The Cemetery of New Blacks and International Exchange Programs
Brasilian slavery traffic endured for 400 years, being the country with largest number of African descendants outside of Africa. The genocide of thousands of Africans during the slavery traffic is still a debt to be paid, considering that in recent year’s slavery and the murder of lower income black people is still a contemporary problem.
Interest on the topic of The New Blacks has been increasing among researchers and community members on a local and international basis. Thanks for initiatives led by the Institute of the New Blacks, the Research Institute founded, on the slave cemetery, and by members of the local community (such as professors, educators, and tour guides) who develop educational programming on site.
Through his research Júlio found out more about Brasilian African Diaspora. Providing researchers with crucial information about a veiled past that is still there to be investigated into deeper layers.
Júlio César, on his book “A flor da Terra” gives a voice to those who have gone unheard, and he motivates those who alive and seek understanding of the missing aspects of the life and culture of their ancestors. He describes facts and data to shed light on a past that has been neglected over centuries, a past that unveils roots and create connections between the dead and the ones who need to give voice to them. This connection opens up opportunities for reflections, dialogues between people from different geographic areas who seek to understand their cultural background and to reconnect with their African roots.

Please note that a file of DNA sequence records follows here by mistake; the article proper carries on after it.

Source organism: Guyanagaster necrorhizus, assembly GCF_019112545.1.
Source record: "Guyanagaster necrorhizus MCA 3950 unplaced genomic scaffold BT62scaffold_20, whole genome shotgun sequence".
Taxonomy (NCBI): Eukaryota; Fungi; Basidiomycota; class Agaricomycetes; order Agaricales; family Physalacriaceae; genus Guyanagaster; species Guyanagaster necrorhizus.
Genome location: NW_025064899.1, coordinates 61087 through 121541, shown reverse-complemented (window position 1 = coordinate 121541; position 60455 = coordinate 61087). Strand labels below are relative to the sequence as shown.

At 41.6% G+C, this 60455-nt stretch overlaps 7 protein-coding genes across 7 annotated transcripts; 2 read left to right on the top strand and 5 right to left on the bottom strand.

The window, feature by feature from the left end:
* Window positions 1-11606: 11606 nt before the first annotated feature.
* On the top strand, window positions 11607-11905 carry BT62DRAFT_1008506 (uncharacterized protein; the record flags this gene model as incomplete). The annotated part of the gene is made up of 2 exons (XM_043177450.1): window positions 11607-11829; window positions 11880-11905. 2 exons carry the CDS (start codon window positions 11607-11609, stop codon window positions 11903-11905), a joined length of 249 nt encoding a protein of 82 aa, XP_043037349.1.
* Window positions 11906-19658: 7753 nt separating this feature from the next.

The Institute of New Blacks has been struggling to survive and maintain its educational programming. IPN has just four full time employees and contributors, such as researchers, who work under temporary contracts and lead the history and cultural programming. Other contributors are volunteers who resonate with the cause and help to keep activities alive. Check #ipnresite campaign.
The Institute promotes pos graduate course programming for scholars and workshops for international exchange students and visitors.
On May 1rst the IPN received many US students from SIT Study Abroad Exchange program to learn about the Cemetery of New Blacks and current issues around it. Professor Bill Calhoun, from Chicago in collaboration with Professor Julio Cesar (UFF) lead a group of young students seeking for understanding and live experiences on different Brasilian issues.
Kelly Tavares, director of Rio Encantos, worked as an interpreter mediating the workshop and presentation. Rio Encantos is a local tour agency focused on creating partnerships to promote educational tours in Rio de Janeiro. The agency promotes cultural heritage tourism promoting the interaction among people and human-built environments as a means to learn about and experience the arts, heritage, reality, and importance of the visited place.